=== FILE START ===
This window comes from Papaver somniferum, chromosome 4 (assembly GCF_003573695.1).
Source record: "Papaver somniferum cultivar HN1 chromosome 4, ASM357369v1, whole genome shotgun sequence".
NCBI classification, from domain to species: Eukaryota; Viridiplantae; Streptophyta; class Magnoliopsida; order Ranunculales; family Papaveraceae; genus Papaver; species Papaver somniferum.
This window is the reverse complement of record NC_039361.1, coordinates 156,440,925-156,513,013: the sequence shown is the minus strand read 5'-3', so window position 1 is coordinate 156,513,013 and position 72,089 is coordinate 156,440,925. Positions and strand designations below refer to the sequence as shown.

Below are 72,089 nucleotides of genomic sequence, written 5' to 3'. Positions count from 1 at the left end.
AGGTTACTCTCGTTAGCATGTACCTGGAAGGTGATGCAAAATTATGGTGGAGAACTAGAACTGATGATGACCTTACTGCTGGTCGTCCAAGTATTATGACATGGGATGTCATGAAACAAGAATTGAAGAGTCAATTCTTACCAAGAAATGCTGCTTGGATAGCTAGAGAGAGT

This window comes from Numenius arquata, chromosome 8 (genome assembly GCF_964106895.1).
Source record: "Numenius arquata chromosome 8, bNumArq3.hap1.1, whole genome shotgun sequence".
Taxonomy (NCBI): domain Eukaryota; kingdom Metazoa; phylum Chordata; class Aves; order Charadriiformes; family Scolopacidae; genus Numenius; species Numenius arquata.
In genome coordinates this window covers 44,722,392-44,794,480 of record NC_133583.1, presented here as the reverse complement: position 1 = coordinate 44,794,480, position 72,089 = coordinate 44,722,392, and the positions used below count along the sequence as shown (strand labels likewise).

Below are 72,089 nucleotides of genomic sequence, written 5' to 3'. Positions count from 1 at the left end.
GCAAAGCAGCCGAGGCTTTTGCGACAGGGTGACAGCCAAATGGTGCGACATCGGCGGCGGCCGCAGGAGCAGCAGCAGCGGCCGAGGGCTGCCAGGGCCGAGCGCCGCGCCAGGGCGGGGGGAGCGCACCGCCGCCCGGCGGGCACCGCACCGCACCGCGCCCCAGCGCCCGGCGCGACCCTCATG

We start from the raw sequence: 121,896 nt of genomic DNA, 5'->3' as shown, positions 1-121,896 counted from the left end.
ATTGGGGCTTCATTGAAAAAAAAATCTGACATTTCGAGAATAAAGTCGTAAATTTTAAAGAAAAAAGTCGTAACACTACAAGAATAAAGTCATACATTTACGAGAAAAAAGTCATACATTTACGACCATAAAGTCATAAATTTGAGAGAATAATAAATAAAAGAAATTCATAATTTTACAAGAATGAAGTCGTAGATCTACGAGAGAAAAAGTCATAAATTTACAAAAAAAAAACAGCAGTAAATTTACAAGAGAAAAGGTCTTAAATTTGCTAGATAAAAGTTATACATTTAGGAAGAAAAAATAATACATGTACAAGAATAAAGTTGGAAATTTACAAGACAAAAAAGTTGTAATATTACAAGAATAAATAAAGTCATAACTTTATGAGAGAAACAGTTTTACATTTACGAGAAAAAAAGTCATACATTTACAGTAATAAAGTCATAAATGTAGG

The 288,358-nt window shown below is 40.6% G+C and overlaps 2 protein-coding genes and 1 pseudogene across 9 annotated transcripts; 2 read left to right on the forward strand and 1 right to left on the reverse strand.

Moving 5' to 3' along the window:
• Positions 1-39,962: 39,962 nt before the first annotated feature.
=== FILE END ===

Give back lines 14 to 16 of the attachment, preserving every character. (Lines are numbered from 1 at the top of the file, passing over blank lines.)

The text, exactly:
ATTGGGGCTTCATTGAAAAAAAAATCTGACATTTCGAGAATAAAGTCGTAAATTTTAAAGAAAAAAGTCGTAACACTACAAGAATAAAGTCATACATTTACGAGAAAAAAGTCATACATTTACGACCATAAAGTCATAAATTTGAGAGAATAATAAATAAAAGAAATTCATAATTTTACAAGAATGAAGTCGTAGATCTACGAGAGAAAAAGTCATAAATTTACAAAAAAAAAACAGCAGTAAATTTACAAGAGAAAAGGTCTTAAATTTGCTAGATAAAAGTTATACATTTAGGAAGAAAAAATAATACATGTACAAGAATAAAGTTGGAAATTTACAAGACAAAAAAGTTGTAATATTACAAGAATAAATAAAGTCATAACTTTATGAGAGAAACAGTTTTACATTTACGAGAAAAAAAGTCATACATTTACAGTAATAAAGTCATAAATGTAGG

The 288,358-nt window shown below is 40.6% G+C and overlaps 2 protein-coding genes and 1 pseudogene across 9 annotated transcripts; 2 read left to right on the forward strand and 1 right to left on the reverse strand.

Moving 5' to 3' along the window: